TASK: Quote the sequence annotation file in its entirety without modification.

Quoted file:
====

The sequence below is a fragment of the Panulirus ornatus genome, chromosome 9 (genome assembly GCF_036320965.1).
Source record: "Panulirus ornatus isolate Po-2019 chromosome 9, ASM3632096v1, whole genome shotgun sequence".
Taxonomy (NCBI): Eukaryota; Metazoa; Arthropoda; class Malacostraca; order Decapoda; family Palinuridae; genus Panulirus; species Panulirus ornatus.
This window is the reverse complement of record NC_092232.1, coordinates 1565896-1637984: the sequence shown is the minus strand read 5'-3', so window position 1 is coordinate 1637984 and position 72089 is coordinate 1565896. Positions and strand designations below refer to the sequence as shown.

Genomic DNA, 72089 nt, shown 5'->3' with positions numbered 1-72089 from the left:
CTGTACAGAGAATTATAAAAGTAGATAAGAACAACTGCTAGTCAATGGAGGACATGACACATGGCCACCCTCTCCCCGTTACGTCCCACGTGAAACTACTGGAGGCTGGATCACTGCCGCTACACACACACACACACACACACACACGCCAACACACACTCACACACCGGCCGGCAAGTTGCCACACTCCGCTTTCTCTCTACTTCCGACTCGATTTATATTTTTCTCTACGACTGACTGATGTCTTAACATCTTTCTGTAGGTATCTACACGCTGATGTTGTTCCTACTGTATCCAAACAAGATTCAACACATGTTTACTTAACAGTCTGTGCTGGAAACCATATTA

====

The sequence below is a fragment of the Panulirus ornatus genome, chromosome 9 (genome assembly GCF_036320965.1).
Source record: "Panulirus ornatus isolate Po-2019 chromosome 9, ASM3632096v1, whole genome shotgun sequence".
Taxonomy (NCBI): Eukaryota; Metazoa; Arthropoda; class Malacostraca; order Decapoda; family Palinuridae; genus Panulirus; species Panulirus ornatus.
This window is the reverse complement of record NC_092232.1, coordinates 1565896-1637984: the sequence shown is the minus strand read 5'-3', so window position 1 is coordinate 1637984 and position 72089 is coordinate 1565896. Positions and strand designations below refer to the sequence as shown.

Genomic DNA, 72089 nt, shown 5'->3' with positions numbered 1-72089 from the left:
CTGTACAGAGAATTATAAAAGTAGATAAGAACAACTGCTAGTCAATGGAGGACATGACACATGGCCACCCTCTCCCCGTTACGTCCCACGTGAAACTACTGGAGGCTGGATCACTGCCGCTACACACACACACACACACACACACACGCCAACACACACTCACACACCGGCCGGCAAGTTGCCACACTCCGCTTTCTCTCTACTTCCGACTCGATTTATATTTTTCTCTACGACTGACTGATGTCTTAACATCTTTCTGTAGGTATCTACACGCTGATGTTGTTCCTACTGTATCCAAACAAGATTCAACACATGTTTACTTAACAGTCTGTGCTGGAAACCATATTA